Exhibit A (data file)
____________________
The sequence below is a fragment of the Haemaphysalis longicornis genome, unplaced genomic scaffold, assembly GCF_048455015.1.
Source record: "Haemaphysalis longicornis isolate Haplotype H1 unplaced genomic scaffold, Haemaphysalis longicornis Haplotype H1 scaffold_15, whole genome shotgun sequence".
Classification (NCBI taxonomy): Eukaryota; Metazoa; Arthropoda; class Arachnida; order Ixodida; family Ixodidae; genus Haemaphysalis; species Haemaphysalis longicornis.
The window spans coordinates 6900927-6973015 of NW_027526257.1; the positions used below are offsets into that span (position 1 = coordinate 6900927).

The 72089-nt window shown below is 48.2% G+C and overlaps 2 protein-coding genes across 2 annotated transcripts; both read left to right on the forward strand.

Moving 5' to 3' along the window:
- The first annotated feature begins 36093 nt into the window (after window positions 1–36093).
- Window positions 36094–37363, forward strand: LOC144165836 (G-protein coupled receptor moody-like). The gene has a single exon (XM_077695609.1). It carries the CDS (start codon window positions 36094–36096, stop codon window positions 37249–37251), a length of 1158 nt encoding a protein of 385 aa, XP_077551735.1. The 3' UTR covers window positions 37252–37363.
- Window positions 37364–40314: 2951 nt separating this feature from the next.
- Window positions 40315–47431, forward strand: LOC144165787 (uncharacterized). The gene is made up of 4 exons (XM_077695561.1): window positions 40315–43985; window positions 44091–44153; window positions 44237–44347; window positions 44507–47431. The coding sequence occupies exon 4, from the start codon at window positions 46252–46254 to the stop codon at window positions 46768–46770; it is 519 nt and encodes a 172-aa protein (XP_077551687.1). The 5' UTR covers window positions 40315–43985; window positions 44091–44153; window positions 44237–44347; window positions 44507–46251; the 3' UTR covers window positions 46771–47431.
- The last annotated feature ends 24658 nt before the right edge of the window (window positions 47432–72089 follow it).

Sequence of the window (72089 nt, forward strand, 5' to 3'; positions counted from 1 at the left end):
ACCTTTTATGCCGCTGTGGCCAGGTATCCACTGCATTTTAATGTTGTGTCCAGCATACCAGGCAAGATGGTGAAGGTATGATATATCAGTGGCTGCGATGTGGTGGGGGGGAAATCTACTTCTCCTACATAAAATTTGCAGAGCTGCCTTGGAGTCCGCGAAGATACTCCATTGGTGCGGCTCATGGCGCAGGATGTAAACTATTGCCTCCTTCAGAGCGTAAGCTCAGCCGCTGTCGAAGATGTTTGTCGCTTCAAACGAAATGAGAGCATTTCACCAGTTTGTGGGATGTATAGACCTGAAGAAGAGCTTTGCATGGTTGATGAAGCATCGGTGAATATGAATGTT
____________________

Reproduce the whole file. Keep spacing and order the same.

The sequence below is a fragment of the Haemaphysalis longicornis genome, unplaced genomic scaffold, assembly GCF_048455015.1.
Source record: "Haemaphysalis longicornis isolate Haplotype H1 unplaced genomic scaffold, Haemaphysalis longicornis Haplotype H1 scaffold_15, whole genome shotgun sequence".
Classification (NCBI taxonomy): Eukaryota; Metazoa; Arthropoda; class Arachnida; order Ixodida; family Ixodidae; genus Haemaphysalis; species Haemaphysalis longicornis.
The window spans coordinates 6900927-6973015 of NW_027526257.1; the positions used below are offsets into that span (position 1 = coordinate 6900927).

The 72089-nt window shown below is 48.2% G+C and overlaps 2 protein-coding genes across 2 annotated transcripts; both read left to right on the forward strand.

Moving 5' to 3' along the window:
- The first annotated feature begins 36093 nt into the window (after window positions 1–36093).
- Window positions 36094–37363, forward strand: LOC144165836 (G-protein coupled receptor moody-like). The gene has a single exon (XM_077695609.1). It carries the CDS (start codon window positions 36094–36096, stop codon window positions 37249–37251), a length of 1158 nt encoding a protein of 385 aa, XP_077551735.1. The 3' UTR covers window positions 37252–37363.
- Window positions 37364–40314: 2951 nt separating this feature from the next.
- Window positions 40315–47431, forward strand: LOC144165787 (uncharacterized). The gene is made up of 4 exons (XM_077695561.1): window positions 40315–43985; window positions 44091–44153; window positions 44237–44347; window positions 44507–47431. The coding sequence occupies exon 4, from the start codon at window positions 46252–46254 to the stop codon at window positions 46768–46770; it is 519 nt and encodes a 172-aa protein (XP_077551687.1). The 5' UTR covers window positions 40315–43985; window positions 44091–44153; window positions 44237–44347; window positions 44507–46251; the 3' UTR covers window positions 46771–47431.
- The last annotated feature ends 24658 nt before the right edge of the window (window positions 47432–72089 follow it).

Sequence of the window (72089 nt, forward strand, 5' to 3'; positions counted from 1 at the left end):
ACCTTTTATGCCGCTGTGGCCAGGTATCCACTGCATTTTAATGTTGTGTCCAGCATACCAGGCAAGATGGTGAAGGTATGATATATCAGTGGCTGCGATGTGGTGGGGGGGAAATCTACTTCTCCTACATAAAATTTGCAGAGCTGCCTTGGAGTCCGCGAAGATACTCCATTGGTGCGGCTCATGGCGCAGGATGTAAACTATTGCCTCCTTCAGAGCGTAAGCTCAGCCGCTGTCGAAGATGTTTGTCGCTTCAAACGAAATGAGAGCATTTCACCAGTTTGTGGGATGTATAGACCTGAAGAAGAGCTTTGCATGGTTGATGAAGCATCGGTGAATATGAATGTT